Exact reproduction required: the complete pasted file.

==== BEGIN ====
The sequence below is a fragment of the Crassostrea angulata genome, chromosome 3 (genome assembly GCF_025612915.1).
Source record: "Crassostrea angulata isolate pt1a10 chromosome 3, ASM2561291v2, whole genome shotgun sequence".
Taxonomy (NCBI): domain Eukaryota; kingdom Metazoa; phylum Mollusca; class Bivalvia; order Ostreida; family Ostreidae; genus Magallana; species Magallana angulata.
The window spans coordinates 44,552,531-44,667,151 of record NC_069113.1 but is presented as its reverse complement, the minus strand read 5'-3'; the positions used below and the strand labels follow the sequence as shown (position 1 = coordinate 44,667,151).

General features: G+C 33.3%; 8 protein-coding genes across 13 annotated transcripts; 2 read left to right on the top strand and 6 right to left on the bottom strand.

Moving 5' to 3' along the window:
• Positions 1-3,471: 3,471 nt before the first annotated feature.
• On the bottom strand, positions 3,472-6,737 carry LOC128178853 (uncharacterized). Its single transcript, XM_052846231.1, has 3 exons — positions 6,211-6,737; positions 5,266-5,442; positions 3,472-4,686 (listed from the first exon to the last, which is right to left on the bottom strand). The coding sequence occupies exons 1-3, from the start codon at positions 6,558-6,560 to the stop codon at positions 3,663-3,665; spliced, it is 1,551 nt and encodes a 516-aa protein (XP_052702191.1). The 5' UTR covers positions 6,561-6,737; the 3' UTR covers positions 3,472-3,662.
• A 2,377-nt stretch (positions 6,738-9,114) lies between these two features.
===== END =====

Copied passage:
The sequence below is a fragment of the Crassostrea angulata genome, chromosome 3 (genome assembly GCF_025612915.1).
Source record: "Crassostrea angulata isolate pt1a10 chromosome 3, ASM2561291v2, whole genome shotgun sequence".
Taxonomy (NCBI): domain Eukaryota; kingdom Metazoa; phylum Mollusca; class Bivalvia; order Ostreida; family Ostreidae; genus Magallana; species Magallana angulata.
The window spans coordinates 44,552,531-44,667,151 of record NC_069113.1 but is presented as its reverse complement, the minus strand read 5'-3'; the positions used below and the strand labels follow the sequence as shown (position 1 = coordinate 44,667,151).

General features: G+C 33.3%; 8 protein-coding genes across 13 annotated transcripts; 2 read left to right on the top strand and 6 right to left on the bottom strand.

Moving 5' to 3' along the window:
• Positions 1-3,471: 3,471 nt before the first annotated feature.
• On the bottom strand, positions 3,472-6,737 carry LOC128178853 (uncharacterized). Its single transcript, XM_052846231.1, has 3 exons — positions 6,211-6,737; positions 5,266-5,442; positions 3,472-4,686 (listed from the first exon to the last, which is right to left on the bottom strand). The coding sequence occupies exons 1-3, from the start codon at positions 6,558-6,560 to the stop codon at positions 3,663-3,665; spliced, it is 1,551 nt and encodes a 516-aa protein (XP_052702191.1). The 5' UTR covers positions 6,561-6,737; the 3' UTR covers positions 3,472-3,662.
• A 2,377-nt stretch (positions 6,738-9,114) lies between these two features.